-Boy-Fact Survey Through Schools
These survey blanks should be used in order to furnish the council and Scout leaders with the following necessary and valuable information: 1. Facts about the boy, parents, and their desires. 2....
-How Start Boy-Fact Survey Through Schools
1. Mimeograph or print a supply of blanks. Survey only one district at a time. 2. Develop one county or district at a time. (Do not let the survey story get old before you do something about it i...
-Public Schools, In Cooperation With Boy Scouts Of America. Boy-Fact Information Blank
To be filled out by boys and men from 11 years of age to 21 (or 8 to 21). Answer all questions thoughtfully, on your own, and as you now know and feel. Personal Facts Date 1. Name ..............
-Chapter XVII. The District Organization And Extension Committee
Two important jobs belong to this District Committee on Organization and Extension: 1. To put into effect the council's program to extend Scouting opportunity and service to all boys of the distric...
-Cultivating Friends Of Boys
There are many ways of awakening interest in Scouting in the rural institution, neighborhood, or home: 1. USE OF SPEAKER at some public meeting at some suitable center or institution. Here invitati...
-Helping People To Start Right
The Organization Committee has a definite responsibility for helping groups or individuals using the Scouting Program to get started right. They encourage leaders to take training courses, to sec...
-Helping People To Start Right. Continued
11. HE SHOULD BE INTERESTED IN HELPING BOYS CARRY OUT THEIR OWN IDEAS AND BE ABLE TO LEAD THEM TO MAKE THEIR OWN DECISIONS, RATHER THAN DOING ALL THE PLANNING HIMSELF, AS WELL AS THE DECIDING In wh...
-Chapter XVIII. The District Leadership Training Committee
The area council's planning and program for leadership training for the council is covered in the Handbooks for Executives and the Standard Local Council Constitution and By-Laws. In this Handbook for...
-Training Policies
Some general policies may well be set up to keep in mind, with all training courses in Scouting: 1. EVERYONE WORKING IN SCOUTING SHOULD RECEIVE TRAINING FOR HIS TASKS. Not only Scoutmasters or Cubm...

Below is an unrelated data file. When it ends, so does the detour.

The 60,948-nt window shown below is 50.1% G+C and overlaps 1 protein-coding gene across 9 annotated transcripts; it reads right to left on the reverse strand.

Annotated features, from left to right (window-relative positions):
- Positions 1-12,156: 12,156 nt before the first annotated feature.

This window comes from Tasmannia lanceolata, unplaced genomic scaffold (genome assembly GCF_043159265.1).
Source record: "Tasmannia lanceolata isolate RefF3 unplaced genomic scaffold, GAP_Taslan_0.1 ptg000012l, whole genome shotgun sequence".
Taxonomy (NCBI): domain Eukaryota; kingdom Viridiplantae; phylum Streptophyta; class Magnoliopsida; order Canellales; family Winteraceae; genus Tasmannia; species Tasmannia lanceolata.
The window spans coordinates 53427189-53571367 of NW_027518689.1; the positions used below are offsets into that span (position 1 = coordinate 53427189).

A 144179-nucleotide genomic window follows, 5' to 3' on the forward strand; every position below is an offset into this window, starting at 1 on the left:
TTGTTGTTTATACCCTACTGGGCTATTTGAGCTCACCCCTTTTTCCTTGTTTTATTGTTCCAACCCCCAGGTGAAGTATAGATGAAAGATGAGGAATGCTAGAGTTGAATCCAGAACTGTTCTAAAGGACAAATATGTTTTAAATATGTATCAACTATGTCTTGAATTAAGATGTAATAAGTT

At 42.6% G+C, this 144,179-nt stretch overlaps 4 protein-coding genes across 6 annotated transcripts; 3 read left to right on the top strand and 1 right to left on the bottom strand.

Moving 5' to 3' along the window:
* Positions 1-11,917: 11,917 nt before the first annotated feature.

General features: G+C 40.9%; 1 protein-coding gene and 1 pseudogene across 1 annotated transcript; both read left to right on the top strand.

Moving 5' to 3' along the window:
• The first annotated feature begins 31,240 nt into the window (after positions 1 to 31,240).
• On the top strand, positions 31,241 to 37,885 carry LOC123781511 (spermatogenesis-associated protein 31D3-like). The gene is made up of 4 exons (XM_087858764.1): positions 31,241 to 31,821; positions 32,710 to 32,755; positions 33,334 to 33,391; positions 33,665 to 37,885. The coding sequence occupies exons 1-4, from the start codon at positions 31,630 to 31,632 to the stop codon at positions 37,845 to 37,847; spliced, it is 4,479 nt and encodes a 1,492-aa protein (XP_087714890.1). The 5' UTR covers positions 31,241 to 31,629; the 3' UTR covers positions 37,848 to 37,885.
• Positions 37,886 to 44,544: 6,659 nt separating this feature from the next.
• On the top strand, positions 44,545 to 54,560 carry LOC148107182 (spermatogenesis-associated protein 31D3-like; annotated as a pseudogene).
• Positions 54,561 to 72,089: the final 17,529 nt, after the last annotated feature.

-Skeleton Course Session
The Training Course outlines as prepared by the National Educational Service contain very full suggested outlines and schedules and course content for large town and urban Scouting. Hence those items ...
-Chapter XIX. The District Finance Committee
The Finance Committee of the area council is charged with the responsibility of preparing, with an eye to area needs and resources, a council budget for adoption by the Executive Board. It also develo...
-District Finance Responsibility
The Chairman of the District Finance Committee is a member of the Council Finance Committee-a two-way representative of his district. Once the district share of the council goal has been set up, th...
-Some General Considerations. Local Council Needs To Provide
Office, as service station, headquarters, clearing house and planning center. Scout Executive and Office Staff to administer the activities, stimulate extension, conduct the training and give techn...
-Some General Considerations. Local Council Needs To Provide. Continued
The Chairman of this District Initial Gifts Committee will receive the instructions and suggestions for In most districts, these workers will need to have district get togethers both in preparati...
-The Dawn To Dusk Campaign
This plan of one day campaign has proven very successful in rural territory-small towns and open country neighborhoods may do entire job in a single half day or evening. The following steps are recomm...
-Chapter XX. The District Health And Safety Committee
While it is true that the Area Council Health and Safety Committee is responsible for outlining the council's plan, yet the district is where these things happen. The meeting places to be inspected an...
-Getting A Good Chairman
The Scout Executive Magazine (April, 1938) published the following comment by Fred C. Mills on finding the Health and Safety Chairman: Potentially, the Health and Safety Committee should be the ...
-Some Activities Of District H. And S. Committee
1. Studies its own rural conditions. 2. Through its chairman, it participates in building the council plan, in which the district recommendations have been merged. 3. It cooperates with District...
-Application To Rural Life
The District Committee on Health and Safety, in its influence on the training both of leaders and Scouts, needs to emphasize the special kinds of rural hazards that the rural Scout encounters. The ...
-Chapter XXI. The District Advancement Committee At Work In Rural Sections